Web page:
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Teams in Japan assess the impact of earthquakes and powerful aftershocks


Now let's report on that New Year's Day earthquake in Japan. It was a magnitude 7.6 quake along Japan's western coast, and the death toll is up to at least 48. NPR's Anthony Kuhn reports.

ANTHONY KUHN, BYLINE: The quake struck Monday, shortly before dusk. Prime Minister Fumio Kishida said police, firefighters and military personnel worked through the night to rescue residents trapped in collapsed buildings.


PRIME MINISTER FUMIO KISHIDA: (Non-English language spoken).

KUHN: "Saving disaster victims' lives is a race against time," he told reporters before chairing an emergency government meeting. As Tuesday dawned, Japanese media helicopters flew over Wajima, a city near the quake's epicenter in Ishikawa prefecture on the country's west coast. A swath of mostly wooden homes in a centuries-old market area could be seen from the air still smoldering after burning through the night. Residents began to head home from evacuation centers in the morning as teams worked to restore damaged utilities and transportation infrastructure. Prime Minister Kishida said getting responders and equipment into areas near the epicenter was difficult.


KISHIDA: (Non-English language spoken).

KUHN: "Many people are working tirelessly to secure routes to deliver heavy machinery," he said. "They're working hard to clear broken roads and checking port safety to establish sea transport routes." Japan's government lifted tsunami warnings for most of the country's west coast. They were the first such warnings since a magnitude 9 quake hit Japan's east coast in 2011, killing nearly 20,000 people and triggering a nuclear disaster.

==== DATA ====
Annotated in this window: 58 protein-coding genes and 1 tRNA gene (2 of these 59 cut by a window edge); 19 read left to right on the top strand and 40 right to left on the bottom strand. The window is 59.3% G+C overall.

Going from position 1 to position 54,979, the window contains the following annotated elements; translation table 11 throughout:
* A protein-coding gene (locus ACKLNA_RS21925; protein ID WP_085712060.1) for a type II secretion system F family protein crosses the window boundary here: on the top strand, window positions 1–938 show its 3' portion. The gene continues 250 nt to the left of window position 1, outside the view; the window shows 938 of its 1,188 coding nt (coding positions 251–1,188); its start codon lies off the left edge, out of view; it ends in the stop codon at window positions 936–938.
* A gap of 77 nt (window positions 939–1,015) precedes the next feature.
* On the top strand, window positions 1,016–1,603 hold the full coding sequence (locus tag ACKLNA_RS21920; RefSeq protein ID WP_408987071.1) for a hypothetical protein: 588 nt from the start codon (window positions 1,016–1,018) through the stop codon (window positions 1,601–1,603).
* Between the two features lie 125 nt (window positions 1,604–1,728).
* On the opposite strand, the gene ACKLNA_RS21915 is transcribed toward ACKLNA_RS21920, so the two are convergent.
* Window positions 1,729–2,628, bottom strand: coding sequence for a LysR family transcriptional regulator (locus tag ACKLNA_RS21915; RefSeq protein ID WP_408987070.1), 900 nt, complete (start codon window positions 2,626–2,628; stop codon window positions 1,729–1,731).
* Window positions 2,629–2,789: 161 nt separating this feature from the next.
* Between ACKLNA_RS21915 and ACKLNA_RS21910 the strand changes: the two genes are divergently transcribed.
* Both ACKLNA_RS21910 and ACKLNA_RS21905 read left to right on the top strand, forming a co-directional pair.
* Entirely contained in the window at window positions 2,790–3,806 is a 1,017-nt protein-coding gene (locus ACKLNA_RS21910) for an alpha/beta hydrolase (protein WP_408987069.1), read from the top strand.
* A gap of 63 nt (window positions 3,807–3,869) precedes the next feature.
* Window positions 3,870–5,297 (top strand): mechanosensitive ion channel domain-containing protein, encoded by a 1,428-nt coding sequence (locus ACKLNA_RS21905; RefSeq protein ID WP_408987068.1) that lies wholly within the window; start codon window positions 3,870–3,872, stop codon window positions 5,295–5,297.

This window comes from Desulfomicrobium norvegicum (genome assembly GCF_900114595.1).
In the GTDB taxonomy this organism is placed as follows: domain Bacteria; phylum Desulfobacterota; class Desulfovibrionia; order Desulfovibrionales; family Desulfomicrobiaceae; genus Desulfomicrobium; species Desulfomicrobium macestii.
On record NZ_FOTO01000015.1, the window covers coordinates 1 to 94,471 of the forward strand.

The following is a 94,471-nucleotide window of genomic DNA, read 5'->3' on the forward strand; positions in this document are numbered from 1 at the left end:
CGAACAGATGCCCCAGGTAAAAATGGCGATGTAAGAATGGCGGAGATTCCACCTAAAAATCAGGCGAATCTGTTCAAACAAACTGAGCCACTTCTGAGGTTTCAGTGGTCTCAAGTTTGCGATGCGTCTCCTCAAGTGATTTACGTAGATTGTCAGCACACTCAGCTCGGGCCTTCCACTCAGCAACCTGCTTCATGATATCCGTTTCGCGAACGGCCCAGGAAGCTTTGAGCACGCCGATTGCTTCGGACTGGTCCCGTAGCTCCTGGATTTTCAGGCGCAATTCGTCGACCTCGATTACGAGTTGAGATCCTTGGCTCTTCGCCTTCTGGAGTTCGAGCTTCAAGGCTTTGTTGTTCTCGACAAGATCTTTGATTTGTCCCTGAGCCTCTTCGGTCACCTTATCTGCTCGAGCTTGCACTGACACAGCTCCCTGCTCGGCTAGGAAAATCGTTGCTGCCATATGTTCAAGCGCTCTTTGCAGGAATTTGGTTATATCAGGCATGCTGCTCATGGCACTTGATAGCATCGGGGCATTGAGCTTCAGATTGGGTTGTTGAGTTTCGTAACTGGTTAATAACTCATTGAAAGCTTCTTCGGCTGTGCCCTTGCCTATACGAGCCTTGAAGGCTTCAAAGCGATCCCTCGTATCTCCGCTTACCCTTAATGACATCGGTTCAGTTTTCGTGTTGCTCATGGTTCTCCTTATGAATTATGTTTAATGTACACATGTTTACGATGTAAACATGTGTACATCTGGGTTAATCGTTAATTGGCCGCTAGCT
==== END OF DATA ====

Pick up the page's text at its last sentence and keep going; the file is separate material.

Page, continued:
Several nuclear plants near Monday's quake's epicenter were inspected, but nothing abnormal was found. It's not clear whether this quake reveals anything about bigger quakes that experts believe could hit Japan in the coming decades, but seismic activity continues to rattle the area near the epicenter, with over a hundred aftershocks so far. Prime Minister Kishida said residents need to watch out for magnitude 7 or bigger aftershocks in the coming days.

Anthony Kuhn, NPR News, Seoul. Transcript provided by NPR, Copyright NPR.

NPR transcripts are created on a rush deadline by an NPR contractor. This text may not be in its final form and may be updated or revised in the future. Accuracy and availability may vary. The authoritative record of NPR’s programming is the audio record.

Anthony Kuhn is NPR's correspondent based in Seoul, South Korea, reporting on the Korean Peninsula, Japan, and the great diversity of Asia's countries and cultures. Before moving to Seoul in 2018, he traveled to the region to cover major stories including the North Korean nuclear crisis and the Fukushima earthquake and nuclear disaster.